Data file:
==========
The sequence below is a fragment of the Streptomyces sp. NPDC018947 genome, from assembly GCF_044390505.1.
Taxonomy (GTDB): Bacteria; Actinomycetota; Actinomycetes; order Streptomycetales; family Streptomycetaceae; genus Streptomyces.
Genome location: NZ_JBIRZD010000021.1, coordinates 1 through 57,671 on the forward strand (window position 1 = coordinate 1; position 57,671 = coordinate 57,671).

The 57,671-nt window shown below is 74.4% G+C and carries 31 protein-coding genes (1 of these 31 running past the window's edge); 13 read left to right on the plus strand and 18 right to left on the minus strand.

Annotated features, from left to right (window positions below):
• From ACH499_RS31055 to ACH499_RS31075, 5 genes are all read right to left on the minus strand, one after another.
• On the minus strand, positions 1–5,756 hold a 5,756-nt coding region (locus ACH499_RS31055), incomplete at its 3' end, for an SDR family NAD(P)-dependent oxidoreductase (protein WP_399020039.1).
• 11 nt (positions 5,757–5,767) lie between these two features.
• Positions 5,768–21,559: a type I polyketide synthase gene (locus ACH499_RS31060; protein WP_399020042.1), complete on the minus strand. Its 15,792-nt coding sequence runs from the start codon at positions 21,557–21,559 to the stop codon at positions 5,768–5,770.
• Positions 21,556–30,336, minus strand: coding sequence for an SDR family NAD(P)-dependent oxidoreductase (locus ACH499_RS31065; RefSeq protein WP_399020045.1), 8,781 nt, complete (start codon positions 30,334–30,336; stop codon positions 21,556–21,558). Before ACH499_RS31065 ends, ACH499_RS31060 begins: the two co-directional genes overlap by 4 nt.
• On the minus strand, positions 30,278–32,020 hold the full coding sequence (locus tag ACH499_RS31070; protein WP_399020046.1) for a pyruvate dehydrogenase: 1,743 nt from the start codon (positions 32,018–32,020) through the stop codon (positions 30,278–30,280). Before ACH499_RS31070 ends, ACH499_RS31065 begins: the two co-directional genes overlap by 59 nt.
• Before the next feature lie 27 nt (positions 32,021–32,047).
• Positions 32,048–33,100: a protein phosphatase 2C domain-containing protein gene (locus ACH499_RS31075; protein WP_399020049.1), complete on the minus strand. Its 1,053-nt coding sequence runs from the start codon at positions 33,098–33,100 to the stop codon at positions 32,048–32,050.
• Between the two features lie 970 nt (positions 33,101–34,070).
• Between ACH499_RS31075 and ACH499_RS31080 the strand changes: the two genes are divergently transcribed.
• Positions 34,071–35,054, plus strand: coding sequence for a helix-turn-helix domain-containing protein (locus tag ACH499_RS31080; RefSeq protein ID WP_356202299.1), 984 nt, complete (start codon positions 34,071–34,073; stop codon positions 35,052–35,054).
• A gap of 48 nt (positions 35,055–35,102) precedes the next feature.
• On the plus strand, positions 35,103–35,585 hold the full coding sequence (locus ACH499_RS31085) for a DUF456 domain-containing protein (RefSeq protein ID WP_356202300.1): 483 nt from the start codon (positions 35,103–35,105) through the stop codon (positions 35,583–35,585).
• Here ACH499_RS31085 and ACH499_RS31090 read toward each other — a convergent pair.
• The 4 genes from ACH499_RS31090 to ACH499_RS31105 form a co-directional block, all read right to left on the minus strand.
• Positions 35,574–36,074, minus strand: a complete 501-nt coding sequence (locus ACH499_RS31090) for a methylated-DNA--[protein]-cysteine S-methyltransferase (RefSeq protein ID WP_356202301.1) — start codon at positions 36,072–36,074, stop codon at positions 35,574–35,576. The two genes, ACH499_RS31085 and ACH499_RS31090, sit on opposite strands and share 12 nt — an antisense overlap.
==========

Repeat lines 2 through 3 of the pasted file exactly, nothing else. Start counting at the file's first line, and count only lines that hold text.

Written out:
Taxonomy (GTDB): Bacteria; Actinomycetota; Actinomycetes; order Streptomycetales; family Streptomycetaceae; genus Streptomyces.
Genome location: NZ_JBIRZD010000021.1, coordinates 1 through 57,671 on the forward strand (window position 1 = coordinate 1; position 57,671 = coordinate 57,671).